26th March 2015: Two years ago, we were recovering from the excitement of Archbishop Justin’s Enthronement, which was held on the 21st March 2013 with great splendour. Today, we were honoured to receive Her Majesty The Queen and His Royal Highness The Duke of Edinburgh for a visit that included a brief Service of Thanksgiving, and the unveiling of statues of The Queen and Prince Philip on the West front of the Cathedral, adjacent to the Great West door. The Royal Statues were commissioned by the Friends of Canterbury Cathedral to commemorate the Diamond Jubilee of Her Majesty’s reign and were carved by Nina Bilbey. It had taken two years to obtain all the permissions necessary, and for the statues to be carved; so everyone was very excited that the great day of the unveiling had arrived.
The days before the Royal visit had seen huge amounts of activity. The grass in the Precincts was cut to a short back and sides, and the flower beds were weeded; rumours that the gardeners were talking to the daffodils to bring them into flower on the eve of the visit were, however, denied by the Clerk of Works. There was much painting of hoardings, practising of anthems, talk of fascinators (and not just by the ladies), rehearsing of manoeuvres, debates about lunch menus, checking of the timing of processions, and moving of the statues themselves into their niches. One particular problem was how the unveiling mechanism would cope with the vigorous wind that forever blows around the West end of the Cathedral. That, and the threat of rain, invoked much prayer…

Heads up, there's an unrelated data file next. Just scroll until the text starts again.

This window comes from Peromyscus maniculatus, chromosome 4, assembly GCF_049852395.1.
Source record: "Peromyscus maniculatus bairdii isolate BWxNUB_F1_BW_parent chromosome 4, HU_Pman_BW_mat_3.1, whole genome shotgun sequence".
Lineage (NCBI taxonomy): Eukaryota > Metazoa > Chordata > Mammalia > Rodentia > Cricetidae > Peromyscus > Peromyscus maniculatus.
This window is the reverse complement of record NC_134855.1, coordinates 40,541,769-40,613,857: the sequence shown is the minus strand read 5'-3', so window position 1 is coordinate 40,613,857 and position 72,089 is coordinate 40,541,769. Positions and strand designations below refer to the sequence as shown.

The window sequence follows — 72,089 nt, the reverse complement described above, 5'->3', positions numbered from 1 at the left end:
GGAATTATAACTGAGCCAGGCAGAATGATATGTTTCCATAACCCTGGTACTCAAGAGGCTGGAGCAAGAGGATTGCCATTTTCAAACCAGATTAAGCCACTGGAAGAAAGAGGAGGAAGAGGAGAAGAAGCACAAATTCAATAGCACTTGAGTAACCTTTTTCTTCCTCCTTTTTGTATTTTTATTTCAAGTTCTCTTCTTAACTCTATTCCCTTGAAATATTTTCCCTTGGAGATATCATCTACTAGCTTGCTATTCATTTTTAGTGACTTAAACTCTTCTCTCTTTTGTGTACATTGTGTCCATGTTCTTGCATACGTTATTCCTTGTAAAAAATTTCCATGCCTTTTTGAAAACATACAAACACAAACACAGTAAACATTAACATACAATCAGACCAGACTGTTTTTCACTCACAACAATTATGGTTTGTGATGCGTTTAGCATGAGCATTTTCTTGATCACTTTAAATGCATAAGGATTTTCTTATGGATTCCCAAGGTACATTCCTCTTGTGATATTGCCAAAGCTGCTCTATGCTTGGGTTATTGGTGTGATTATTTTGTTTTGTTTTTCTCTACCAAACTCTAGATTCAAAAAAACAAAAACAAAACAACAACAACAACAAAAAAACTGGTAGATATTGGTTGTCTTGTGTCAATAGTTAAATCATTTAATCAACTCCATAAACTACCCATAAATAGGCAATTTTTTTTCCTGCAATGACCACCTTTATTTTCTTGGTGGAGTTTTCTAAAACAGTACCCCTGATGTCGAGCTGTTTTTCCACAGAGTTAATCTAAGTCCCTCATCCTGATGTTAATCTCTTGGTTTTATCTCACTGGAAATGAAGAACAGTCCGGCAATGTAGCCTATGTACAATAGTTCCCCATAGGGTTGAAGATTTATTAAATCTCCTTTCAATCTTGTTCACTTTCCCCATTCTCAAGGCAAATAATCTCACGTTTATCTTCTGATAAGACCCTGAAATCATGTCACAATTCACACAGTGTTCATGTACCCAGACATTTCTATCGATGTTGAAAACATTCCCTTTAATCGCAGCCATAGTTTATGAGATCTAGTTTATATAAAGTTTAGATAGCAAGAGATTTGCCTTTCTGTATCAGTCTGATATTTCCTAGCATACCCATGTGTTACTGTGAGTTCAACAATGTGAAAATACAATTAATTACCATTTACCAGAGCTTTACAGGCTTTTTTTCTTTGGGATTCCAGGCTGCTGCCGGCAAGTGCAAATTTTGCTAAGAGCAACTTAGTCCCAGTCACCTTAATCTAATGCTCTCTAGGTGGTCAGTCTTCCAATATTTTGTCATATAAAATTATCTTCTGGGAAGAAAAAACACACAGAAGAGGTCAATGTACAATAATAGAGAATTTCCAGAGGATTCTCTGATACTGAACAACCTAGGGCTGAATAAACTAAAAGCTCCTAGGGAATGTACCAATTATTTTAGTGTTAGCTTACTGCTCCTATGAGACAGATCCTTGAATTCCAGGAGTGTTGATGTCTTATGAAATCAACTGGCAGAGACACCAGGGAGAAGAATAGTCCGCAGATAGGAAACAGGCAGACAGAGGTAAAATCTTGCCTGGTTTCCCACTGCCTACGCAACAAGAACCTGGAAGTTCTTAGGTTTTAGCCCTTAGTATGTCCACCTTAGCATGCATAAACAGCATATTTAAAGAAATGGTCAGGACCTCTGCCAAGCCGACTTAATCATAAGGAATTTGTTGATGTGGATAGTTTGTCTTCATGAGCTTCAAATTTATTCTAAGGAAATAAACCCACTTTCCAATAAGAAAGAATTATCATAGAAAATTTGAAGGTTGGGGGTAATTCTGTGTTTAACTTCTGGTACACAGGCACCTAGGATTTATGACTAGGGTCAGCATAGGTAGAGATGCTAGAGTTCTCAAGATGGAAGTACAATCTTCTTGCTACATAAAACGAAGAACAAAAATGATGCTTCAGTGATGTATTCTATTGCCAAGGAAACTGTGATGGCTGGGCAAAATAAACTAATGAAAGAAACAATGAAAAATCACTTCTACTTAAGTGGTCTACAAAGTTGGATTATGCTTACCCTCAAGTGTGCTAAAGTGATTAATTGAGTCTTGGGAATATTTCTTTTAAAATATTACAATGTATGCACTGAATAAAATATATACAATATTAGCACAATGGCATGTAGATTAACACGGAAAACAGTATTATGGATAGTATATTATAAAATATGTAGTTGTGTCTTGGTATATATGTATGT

As it was, on the day itself, the rain stopped by 10 o’clock, and the clouds parted to reveal bright sunshine just as The Queen and Prince Philip entered the Deanery garden a little before 1.00 pm. They had travelled from Capel le Ferne where they had visited the Battle of Britain Memorial where Her Majesty had opened a new Visitor and Education Centre. After a private lunch (during which the Royal limousine created considerable interest from pupils of the King’s School as well as others), The Queen and Prince Philip were taken to the South West door of the Cathedral and were applauded by a large crowd number of on-lookers. The Royal Party entered the Cathedral and were greeted by the Girls’ Choir singing a short anthem. The Queen and Prince Philip then processed to the East end of the Nave where the brief service continued with Bible readings, hymns, and prayers. The Order of Service also included an anthem sung by the boy choristers and Lay Clerks, as well as a homily by the Dean.
At the end of the service, the Royal Party processed down the nave and out of the West Door. There, Her Majesty unveiled the two statues, which were then blessed by the Bishop of Dover. The Queen and Prince Philip were then introduced to Nina Bilbey, the Clerk of Works Mark Sharratt, several of the Cathedral’s masons, and the Surveyor to the Fabric, Jo Deeming. The Royal Party were then taken to the Cathedral’s Lodge and International Study Centre, watched by a crowd of many hundred well-wishers, where they signed the Cathedral’s Visitors’ Book, and met civil leaders, plus many members of staff and volunteers who help keep the Cathedral running. Her Majesty was also presented with a posy by Naomi Williams, daughter of John and Cressida Williams (respectively one of our Lay Clerks, and the Head of the Cathedral’s Archives).
Everyone at the Cathedral was hugely impressed with the interest and good humour shown by The Queen and Prince Philip on their visit to the Cathedral. It was a day that will live long in our memories!